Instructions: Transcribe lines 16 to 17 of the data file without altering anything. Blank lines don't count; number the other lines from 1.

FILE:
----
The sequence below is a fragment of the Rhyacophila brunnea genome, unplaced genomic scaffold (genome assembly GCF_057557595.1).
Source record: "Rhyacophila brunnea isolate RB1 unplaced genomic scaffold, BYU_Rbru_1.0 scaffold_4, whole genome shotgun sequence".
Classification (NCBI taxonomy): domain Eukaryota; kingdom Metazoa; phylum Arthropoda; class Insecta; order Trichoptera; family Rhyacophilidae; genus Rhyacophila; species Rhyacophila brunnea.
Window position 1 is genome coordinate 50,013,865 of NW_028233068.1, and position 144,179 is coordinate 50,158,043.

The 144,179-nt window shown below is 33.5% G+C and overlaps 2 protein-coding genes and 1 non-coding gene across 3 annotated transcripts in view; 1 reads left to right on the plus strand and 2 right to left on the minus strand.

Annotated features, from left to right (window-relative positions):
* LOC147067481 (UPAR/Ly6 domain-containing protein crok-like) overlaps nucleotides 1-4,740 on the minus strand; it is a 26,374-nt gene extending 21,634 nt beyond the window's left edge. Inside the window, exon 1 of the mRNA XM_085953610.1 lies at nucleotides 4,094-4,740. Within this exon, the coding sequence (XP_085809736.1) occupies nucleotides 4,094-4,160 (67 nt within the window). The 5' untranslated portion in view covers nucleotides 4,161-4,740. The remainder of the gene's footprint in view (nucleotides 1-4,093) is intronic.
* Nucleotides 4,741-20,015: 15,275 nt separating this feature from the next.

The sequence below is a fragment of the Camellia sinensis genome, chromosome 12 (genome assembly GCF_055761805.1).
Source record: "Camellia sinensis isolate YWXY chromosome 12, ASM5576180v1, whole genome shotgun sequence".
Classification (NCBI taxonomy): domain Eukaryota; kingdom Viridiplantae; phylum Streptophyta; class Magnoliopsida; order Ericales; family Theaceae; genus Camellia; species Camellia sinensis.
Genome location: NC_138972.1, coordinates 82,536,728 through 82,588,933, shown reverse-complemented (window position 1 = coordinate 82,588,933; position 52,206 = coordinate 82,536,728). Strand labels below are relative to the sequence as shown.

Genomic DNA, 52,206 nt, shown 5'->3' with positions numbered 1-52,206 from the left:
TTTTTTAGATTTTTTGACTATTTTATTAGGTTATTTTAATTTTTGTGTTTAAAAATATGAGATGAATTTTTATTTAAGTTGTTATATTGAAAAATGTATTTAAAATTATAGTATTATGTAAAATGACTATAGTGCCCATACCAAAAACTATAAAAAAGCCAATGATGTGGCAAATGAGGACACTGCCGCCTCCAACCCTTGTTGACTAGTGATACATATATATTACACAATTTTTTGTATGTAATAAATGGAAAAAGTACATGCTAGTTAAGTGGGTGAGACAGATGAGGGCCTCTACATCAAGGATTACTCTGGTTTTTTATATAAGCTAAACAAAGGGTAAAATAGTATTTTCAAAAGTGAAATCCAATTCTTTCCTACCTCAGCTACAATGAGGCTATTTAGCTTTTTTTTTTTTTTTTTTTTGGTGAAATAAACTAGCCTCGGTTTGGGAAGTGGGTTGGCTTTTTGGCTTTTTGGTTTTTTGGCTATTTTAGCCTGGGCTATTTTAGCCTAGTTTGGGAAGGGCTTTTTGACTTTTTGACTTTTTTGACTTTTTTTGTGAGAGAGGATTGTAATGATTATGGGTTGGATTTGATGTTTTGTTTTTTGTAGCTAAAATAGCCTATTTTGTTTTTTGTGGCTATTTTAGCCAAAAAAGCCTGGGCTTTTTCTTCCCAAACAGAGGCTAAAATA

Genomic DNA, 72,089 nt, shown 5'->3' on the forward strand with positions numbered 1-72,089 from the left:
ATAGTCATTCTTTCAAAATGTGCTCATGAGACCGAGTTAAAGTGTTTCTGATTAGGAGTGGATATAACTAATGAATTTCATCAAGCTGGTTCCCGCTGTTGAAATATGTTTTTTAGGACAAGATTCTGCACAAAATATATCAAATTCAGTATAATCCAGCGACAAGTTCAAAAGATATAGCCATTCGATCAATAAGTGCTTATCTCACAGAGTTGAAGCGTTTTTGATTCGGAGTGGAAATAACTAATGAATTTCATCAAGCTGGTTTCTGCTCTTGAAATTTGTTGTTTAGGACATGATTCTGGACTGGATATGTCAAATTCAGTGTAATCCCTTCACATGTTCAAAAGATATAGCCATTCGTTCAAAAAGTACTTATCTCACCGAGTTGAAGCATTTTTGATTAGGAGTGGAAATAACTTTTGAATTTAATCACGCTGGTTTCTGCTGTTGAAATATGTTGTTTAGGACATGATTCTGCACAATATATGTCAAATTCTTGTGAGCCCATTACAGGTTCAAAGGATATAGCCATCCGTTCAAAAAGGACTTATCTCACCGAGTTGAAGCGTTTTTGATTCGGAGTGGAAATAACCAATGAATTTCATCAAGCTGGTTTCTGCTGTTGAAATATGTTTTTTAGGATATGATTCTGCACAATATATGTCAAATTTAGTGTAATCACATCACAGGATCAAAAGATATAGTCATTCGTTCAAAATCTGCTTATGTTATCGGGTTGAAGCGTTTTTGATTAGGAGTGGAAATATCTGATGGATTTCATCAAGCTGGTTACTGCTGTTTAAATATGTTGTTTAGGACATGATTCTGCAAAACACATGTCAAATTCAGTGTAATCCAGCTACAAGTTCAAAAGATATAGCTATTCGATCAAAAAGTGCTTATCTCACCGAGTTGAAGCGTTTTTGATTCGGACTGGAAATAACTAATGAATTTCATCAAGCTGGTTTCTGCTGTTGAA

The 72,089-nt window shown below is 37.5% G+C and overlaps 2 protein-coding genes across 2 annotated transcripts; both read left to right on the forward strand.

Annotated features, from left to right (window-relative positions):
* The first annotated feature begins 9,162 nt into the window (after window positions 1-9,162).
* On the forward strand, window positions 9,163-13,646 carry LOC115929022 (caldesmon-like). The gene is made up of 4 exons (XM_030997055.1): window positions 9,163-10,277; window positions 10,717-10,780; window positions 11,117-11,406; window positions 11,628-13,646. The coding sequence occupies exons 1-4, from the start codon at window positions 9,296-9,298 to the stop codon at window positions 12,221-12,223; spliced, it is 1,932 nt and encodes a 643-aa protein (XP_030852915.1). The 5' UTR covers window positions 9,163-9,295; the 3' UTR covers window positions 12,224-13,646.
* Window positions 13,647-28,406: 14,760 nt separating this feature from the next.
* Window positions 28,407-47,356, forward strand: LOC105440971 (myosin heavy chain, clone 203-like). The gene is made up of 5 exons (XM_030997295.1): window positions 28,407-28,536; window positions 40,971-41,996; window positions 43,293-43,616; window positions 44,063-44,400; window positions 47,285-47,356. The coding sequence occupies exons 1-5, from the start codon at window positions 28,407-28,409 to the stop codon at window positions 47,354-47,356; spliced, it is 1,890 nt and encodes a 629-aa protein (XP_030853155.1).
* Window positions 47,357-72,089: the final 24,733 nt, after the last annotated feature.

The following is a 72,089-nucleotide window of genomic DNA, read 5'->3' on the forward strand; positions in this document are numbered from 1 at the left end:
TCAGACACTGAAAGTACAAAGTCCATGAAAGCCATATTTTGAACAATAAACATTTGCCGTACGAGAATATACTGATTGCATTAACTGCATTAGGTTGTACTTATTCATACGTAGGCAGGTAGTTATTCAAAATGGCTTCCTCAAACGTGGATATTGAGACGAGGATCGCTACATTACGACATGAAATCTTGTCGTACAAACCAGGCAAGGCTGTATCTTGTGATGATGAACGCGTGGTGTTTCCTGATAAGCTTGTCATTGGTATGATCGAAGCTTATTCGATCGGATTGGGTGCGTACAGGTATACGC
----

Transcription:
ATAGTCATTCTTTCAAAATGTGCTCATGAGACCGAGTTAAAGTGTTTCTGATTAGGAGTGGATATAACTAATGAATTTCATCAAGCTGGTTCCCGCTGTTGAAATATGTTTTTTAGGACAAGATTCTGCACAAAATATATCAAATTCAGTATAATCCAGCGACAAGTTCAAAAGATATAGCCATTCGATCAATAAGTGCTTATCTCACAGAGTTGAAGCGTTTTTGATTCGGAGTGGAAATAACTAATGAATTTCATCAAGCTGGTTTCTGCTCTTGAAATTTGTTGTTTAGGACATGATTCTGGACTGGATATGTCAAATTCAGTGTAATCCCTTCACATGTTCAAAAGATATAGCCATTCGTTCAAAAAGTACTTATCTCACCGAGTTGAAGCATTTTTGATTAGGAGTGGAAATAACTTTTGAATTTAATCACGCTGGTTTCTGCTGTTGAAATATGTTGTTTAGGACATGATTCTGCACAATATATGTCAAATTCTTGTGAGCCCATTACAGGTTCAAAGGATATAGCCATCCGTTCAAAAAGGACTTATCTCACCGAGTTGAAGCGTTTTTGATTCGGAGTGGAAATAACCAATGAATTTCATCAAGCTGGTTTCTGCTGTTGAAATATGTTTTTTAGGATATGATTCTGCACAATATATGTCAAATTTAGTGTAATCACATCACAGGATCAAAAGATATAGTCATTCGTTCAAAATCTGCTTATGTTATCGGGTTGAAGCGTTTTTGATTAGGAGTGGAAATATCTGATGGATTTCATCAAGCTGGTTACTGCTGTTTAAATATGTTGTTTAGGACATGATTCTGCAAAACACATGTCAAATTCAGTGTAATCCAGCTACAAGTTCAAAAGATATAGCTATTCGATCAAAAAGTGCTTATCTCACCGAGTTGAAGCGTTTTTGATTCGGACTGGAAATAACTAATGAATTTCATCAAGCTGGTTTCTGCTGTTGAA

The 72,089-nt window shown below is 37.5% G+C and overlaps 2 protein-coding genes across 2 annotated transcripts; both read left to right on the forward strand.